A cross of light bearing the inscription “in hoc signo
vinces” (in this sign you will conquer) miraculously
appeared to Roman Emperor Constantine before the
battle of Milvian Bridge. His victory over his
brother-in-law and co-emperor Maxentius and subsequent
conversion to Christianity had a profound impact on
the course of Western civilization. In 330 A.D.,
Constantine transferred the center of imperial power
from Rome eastwards to the city of Byzantion. Renamed
Constantinople, this city became the capital of the
wealthy, powerful Byzantine Empire.
While Christianity replaced the gods of antiquity,
traditional Classical culture continued to flourish.
Greek and Latin were the languages of the learned
classes. Before Persian and Arab invasions devastated
much of their eastern holdings, Byzantine territory
extended as far as south as Egypt. After a period of
iconoclastic uprising came to resolution in the 9th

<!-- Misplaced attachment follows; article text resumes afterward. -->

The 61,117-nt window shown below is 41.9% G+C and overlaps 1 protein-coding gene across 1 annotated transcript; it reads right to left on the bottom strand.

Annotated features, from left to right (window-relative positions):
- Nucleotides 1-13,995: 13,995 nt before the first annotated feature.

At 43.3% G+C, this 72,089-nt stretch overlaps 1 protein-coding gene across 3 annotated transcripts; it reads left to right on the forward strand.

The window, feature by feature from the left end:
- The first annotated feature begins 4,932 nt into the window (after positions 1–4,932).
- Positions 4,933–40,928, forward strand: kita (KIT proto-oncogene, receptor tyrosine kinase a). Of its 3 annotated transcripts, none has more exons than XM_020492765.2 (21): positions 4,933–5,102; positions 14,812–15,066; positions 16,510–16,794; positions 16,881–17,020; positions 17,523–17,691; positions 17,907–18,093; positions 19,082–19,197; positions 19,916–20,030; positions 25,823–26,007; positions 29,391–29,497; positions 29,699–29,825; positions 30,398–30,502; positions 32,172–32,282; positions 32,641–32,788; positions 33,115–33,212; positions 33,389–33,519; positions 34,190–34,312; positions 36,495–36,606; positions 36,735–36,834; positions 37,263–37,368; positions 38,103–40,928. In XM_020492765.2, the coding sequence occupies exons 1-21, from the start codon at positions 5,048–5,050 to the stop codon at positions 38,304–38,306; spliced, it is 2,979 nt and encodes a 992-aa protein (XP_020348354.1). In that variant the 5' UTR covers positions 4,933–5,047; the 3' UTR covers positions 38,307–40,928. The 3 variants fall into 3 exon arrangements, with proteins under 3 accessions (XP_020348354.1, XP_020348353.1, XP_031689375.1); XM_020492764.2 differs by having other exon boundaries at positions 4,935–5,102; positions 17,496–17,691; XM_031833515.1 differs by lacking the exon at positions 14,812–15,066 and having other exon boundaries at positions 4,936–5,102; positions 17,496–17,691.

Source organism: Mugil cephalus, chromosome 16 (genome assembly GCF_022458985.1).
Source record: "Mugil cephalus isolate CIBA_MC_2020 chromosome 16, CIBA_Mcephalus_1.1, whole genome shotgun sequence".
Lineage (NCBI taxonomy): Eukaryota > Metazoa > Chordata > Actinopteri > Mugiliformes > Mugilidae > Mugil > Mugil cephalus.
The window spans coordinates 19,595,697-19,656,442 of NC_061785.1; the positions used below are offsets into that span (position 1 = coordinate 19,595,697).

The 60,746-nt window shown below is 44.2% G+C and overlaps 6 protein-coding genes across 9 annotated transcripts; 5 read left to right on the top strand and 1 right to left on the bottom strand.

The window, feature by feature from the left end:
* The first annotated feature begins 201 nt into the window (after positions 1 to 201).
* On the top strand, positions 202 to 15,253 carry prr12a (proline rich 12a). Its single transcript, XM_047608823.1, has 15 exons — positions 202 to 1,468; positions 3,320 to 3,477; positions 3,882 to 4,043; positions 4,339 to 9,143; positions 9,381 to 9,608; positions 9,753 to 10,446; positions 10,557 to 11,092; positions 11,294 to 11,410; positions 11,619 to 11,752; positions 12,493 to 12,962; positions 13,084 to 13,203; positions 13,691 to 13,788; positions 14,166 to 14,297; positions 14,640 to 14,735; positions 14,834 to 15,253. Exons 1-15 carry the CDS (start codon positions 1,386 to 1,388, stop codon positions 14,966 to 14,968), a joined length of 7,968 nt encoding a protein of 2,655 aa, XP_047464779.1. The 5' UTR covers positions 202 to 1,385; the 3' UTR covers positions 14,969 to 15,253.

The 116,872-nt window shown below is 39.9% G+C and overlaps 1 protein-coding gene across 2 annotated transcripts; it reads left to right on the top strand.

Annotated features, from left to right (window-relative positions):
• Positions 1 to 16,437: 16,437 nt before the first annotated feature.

Century, a second flowering of Byzantine culture arose
and lasted until Constantinople was temporarily seized
by Crusaders from the west in the 13th Century.
Christianity spread throughout the Slavic lands to the
north. In 1453, Constantinople finally fell to the
Ottoman Turks effectively ending the Byzantine Empire
after more than 1,100 years. Byzantine art and
culture was the epitome of luxury, encorporating the
finest elements from the artistic traditions of both
the East and the West.
The Byzantine Divine Liturgy was a symbolic
re-enactment of Christ's incarnation, teachings, and
sacrifice. This Great Mysterium - the redemption of
humanity - unfolded in an elaborate church ceremony
that included prayer readings, the singing of hymns,
and procession of clergy decorated in lavish
vestments, some of whom carried processional crosses.
Others swung censers gently back and forth, filling
the air with sweet smelling smoke. The eucharistic
bread was stamped with various patterns. The ceremony
stimulated all the senses and engaged the mind,
allowing the worshipper to experience the divine.
This Byzantine bronze cross likely served as a staff
finial that would have been carried during a ceremony
procession. The hollow tiered base would have been
attached to the tip of a staff of finely polished or
delicately carved wood. From this base, a human hand
emerges, holding the cross in between its thumb and